Friday, August 27, 2010

Magnetic Sand

A couple of weeks ago I went down to the beach in Aptos with my son.  Charlie had a magnet with him that he had been playing with as we walked out of the house.  When we got to the beach and started walking out over the sand, Charlie saw what looked like a piece of metal, and he reached down to pick it up by the magnet.  To our astonishment a bunch of sand jumped up onto his magnet.  "Whoa," we said in unison.

To some readers of this blog it may not be new information that there is a lot of magnetic sand in the beaches of California.  The material is magnetite, Fe3O4, a non-rusty oxide of iron.  It is surprisingly fun to collect the stuff, and with a good magnet you can collect five or ten pounds in an hour.  It's also very satisfying to purify it, which you can do by spreading it out thinly on a clean surface, then sucking it up with the magnet, and throwing away what's left.  Two passes of this process leaves you with a pure black almost satin smooth substance.

Of course it's fun to see how the sand stands up in needles when there is a magnet below (or above), but I'm trying to think of something *truly cool* to do with it.  I first thought that if I put it inside a plastic pipe I could get it to run along inside by activating coils along the pipe, but it's not that simple.  You would think (at least I did) that the stuff would just behave like the core of a solenoid, and jump into any coil.  But it's sand, so it is more interested to stretch itself out along the magnetic lines of force than it is to jump to the center of the coil.  Since this blog is supposedly a two-way thing, I'm curious if any of you/us know of, or can think of, something incredibly cool to do with this stuff.

If you live on the west coast (I can't vouch for the east coast), by all means take a magnet with you next time you're headed for the beach, and see what you find.  Look for darker patches (especially on dunes where the wind preferentially blows the lighter silica away), and come to Aptos if you are stuck.  A geologist who stopped by told me that the beach at Fort Funston has especially high magnetic sand content.

Have fun.

Monday, April 26, 2010

Amazing Volcano Pictures

Volcano and lightning
  -- it doesn't get much better than that.


In case you haven’t already heard about Node.JS, here is something cool:

   Node.JS -- the project home

   a presentation about it

   an enthusiastic article about it

Node.js is an “evented I/O framework” built on top of Google’s V8 JavaScript engine. It uses an event-based programming model to (a) provide deadlock-free concurrency, and (b) build a server that can handle many pending requests without the overhead of suspended threads. It’s a bit like the Erlang programming model in JavaScript, although you don't get the same kind of multicore leverage without load balancing or intelligent use of worker processes.

What this gives you is actual high performance in a system that is completely dynamic and malleable (hence my interest). You could be running, eg, Lively Kernel in the client, and writing code in both the client and server and trying them out in real time while everything is running.

My immediate interest is the ability to cobble together a collaboration server for Lively entirely in JavaScript. It should be easy to spawn these nodes like crazy in the cloud if we ever want some scale.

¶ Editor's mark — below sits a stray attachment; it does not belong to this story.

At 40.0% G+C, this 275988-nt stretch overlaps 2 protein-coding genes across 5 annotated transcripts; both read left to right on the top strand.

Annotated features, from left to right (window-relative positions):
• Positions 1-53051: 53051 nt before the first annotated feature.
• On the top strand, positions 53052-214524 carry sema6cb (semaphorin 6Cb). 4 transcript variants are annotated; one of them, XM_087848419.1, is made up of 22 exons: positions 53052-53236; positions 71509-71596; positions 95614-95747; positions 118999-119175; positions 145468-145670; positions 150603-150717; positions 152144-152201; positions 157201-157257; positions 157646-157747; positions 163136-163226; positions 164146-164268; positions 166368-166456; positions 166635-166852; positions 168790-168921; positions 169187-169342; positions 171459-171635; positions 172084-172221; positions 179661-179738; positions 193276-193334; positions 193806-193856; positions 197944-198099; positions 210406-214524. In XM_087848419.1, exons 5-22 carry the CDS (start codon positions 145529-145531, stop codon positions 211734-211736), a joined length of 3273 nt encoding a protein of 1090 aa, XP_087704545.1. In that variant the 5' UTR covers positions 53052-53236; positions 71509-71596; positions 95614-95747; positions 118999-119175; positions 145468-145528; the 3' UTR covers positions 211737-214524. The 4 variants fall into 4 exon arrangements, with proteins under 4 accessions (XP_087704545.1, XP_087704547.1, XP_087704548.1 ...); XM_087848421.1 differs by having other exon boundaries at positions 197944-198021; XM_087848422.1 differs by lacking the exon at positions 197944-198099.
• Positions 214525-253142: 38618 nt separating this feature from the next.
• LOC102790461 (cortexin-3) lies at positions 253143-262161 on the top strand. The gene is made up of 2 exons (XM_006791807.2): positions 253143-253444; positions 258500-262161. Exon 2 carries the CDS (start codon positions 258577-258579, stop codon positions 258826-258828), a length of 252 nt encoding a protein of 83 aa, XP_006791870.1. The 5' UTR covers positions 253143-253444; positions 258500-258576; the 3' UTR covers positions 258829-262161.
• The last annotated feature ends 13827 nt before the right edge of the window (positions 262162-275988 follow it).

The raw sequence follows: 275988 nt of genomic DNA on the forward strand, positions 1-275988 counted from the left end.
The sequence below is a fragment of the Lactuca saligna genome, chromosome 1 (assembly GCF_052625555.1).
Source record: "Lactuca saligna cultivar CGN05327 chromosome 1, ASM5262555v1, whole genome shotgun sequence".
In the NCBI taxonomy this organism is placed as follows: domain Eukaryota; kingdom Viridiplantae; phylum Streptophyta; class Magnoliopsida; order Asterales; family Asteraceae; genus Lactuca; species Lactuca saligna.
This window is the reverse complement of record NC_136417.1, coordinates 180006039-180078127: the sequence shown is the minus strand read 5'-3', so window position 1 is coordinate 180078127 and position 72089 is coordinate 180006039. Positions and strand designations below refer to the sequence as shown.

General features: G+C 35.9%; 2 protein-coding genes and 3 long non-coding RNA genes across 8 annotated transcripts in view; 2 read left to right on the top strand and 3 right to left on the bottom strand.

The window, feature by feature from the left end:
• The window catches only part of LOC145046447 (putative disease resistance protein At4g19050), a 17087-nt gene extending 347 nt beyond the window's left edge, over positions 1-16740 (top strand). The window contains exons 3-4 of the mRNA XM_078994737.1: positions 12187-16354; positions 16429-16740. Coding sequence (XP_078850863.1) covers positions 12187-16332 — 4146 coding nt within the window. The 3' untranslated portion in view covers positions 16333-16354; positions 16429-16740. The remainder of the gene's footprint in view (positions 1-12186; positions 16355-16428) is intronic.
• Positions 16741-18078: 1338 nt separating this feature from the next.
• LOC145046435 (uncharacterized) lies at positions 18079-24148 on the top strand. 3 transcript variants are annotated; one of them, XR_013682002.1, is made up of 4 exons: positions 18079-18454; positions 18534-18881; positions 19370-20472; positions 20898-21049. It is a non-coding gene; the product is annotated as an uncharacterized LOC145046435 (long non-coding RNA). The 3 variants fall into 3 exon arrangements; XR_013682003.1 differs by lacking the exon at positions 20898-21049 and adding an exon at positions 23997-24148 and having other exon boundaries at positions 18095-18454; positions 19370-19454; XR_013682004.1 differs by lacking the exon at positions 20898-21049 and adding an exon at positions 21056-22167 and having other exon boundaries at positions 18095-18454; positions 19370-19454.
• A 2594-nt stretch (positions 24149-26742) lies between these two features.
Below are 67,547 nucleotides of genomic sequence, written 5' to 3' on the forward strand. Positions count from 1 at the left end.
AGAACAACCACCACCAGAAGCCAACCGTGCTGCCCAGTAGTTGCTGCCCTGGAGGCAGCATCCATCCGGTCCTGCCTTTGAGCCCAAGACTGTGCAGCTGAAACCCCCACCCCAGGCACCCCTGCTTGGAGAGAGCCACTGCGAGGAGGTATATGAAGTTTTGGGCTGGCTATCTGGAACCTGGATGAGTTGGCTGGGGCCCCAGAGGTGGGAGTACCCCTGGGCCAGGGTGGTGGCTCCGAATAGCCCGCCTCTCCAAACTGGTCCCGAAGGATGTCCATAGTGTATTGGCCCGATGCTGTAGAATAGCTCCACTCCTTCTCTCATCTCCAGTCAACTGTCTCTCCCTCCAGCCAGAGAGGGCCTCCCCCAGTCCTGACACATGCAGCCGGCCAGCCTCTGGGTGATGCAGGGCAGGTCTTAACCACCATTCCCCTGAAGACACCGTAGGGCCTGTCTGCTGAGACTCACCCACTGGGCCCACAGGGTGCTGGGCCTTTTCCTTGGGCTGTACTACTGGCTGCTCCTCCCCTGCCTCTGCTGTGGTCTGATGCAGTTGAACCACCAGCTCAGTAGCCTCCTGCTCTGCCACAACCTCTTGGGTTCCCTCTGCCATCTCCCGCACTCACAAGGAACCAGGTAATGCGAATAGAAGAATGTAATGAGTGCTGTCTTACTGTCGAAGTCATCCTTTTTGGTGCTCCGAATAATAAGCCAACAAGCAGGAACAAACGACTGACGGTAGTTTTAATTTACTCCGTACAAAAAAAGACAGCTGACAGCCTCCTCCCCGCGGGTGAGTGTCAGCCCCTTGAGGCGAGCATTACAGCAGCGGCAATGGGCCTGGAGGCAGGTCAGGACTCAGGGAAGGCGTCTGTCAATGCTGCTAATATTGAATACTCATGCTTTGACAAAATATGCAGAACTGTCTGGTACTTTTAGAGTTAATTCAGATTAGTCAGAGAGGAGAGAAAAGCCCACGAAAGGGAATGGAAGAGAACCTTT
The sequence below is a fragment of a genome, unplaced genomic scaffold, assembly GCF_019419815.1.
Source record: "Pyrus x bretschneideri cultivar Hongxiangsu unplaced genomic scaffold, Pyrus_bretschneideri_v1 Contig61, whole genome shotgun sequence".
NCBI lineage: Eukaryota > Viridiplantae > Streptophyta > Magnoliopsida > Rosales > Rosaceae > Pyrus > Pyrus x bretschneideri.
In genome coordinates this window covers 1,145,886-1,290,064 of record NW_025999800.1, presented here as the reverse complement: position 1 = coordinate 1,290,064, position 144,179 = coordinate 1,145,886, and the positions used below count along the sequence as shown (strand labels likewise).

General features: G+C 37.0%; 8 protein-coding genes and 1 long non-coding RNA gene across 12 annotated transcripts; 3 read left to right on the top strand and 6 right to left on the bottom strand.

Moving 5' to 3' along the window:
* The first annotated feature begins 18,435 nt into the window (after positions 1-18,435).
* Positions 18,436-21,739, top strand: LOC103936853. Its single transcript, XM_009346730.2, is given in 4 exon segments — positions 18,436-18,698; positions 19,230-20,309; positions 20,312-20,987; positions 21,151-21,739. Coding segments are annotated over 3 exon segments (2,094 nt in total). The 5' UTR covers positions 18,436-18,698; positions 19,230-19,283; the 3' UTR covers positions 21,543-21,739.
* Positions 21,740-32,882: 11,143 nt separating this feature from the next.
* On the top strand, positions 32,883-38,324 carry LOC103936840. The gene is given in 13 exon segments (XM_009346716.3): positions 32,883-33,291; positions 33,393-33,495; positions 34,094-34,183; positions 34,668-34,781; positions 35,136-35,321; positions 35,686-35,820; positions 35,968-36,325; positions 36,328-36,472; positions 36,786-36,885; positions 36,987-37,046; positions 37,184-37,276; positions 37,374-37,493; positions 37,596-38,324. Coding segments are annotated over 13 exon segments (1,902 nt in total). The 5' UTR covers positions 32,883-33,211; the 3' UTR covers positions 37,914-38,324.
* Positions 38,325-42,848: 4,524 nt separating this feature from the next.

Wednesday, April 21, 2010


We need to fix an anomaly in our alphabet.  Every letter but one has a name of one syllable;  read them off and you will find the guilty party boasting not two, but three syllables to its name.

Yes, it's "double u".  You'd think it would be double-v anyway, but let's not get off topic.  We've let this go on for a long time because W sits so near to the end of the alphabet that we're not thinking of uniformity by the time we get to it, we're just waiting for Z.  Our children's alphabet poem is no help in teaching consistency because it already suffers from such rhythmic irregularities as "elemeno-pee".

Well, the time has come to set things right:

    W, we dub thee "Dub".

Apart form the peace of mind that will come from having an equisyllabic alphabet, think of the savings.  With over a billion Internet users, if each one says "dub dub dub" instead of "double-u double-u double-u" only once a day, it will save us 365 billion seconds each year.  Dude, that's 100 million hours -- more than enough to make up for the time spent building a library for our 43rd president.  Who, by the way, shall henceforth be known simply as "Dub".

Here's a poem to commemorate the event, but I hope someone will do better...

        Friends, though I'd rather not trouble you,
        The time's come to rename our W.
                One syllable per letter
                Would simply be better;
        Let "Dub" be the new name for W

Batteries in the air

We knew that lithium polymer batteries would change the world when this appeared...

If you think it's easy to fly one of these you're wrong -- these guys are good.

But this takes things to a whole new level...

I got this link from Ilmari Heikkinen who is the brains behind CAKE, an impressive animation library built on JavaScript and Canvas graphics.

I had a design years ago for a similar vehicle with 6 rotors powered by chain saw engines.  The control system I had in mind was incredibly simple:  A weight hanging down with cables to each motor so if it tipped in one direction it would increase the throttles on the down side and reduce those on the up side.  I never did build it but, gosh, I do have 4 leaf blowers in the garage left over from the bike...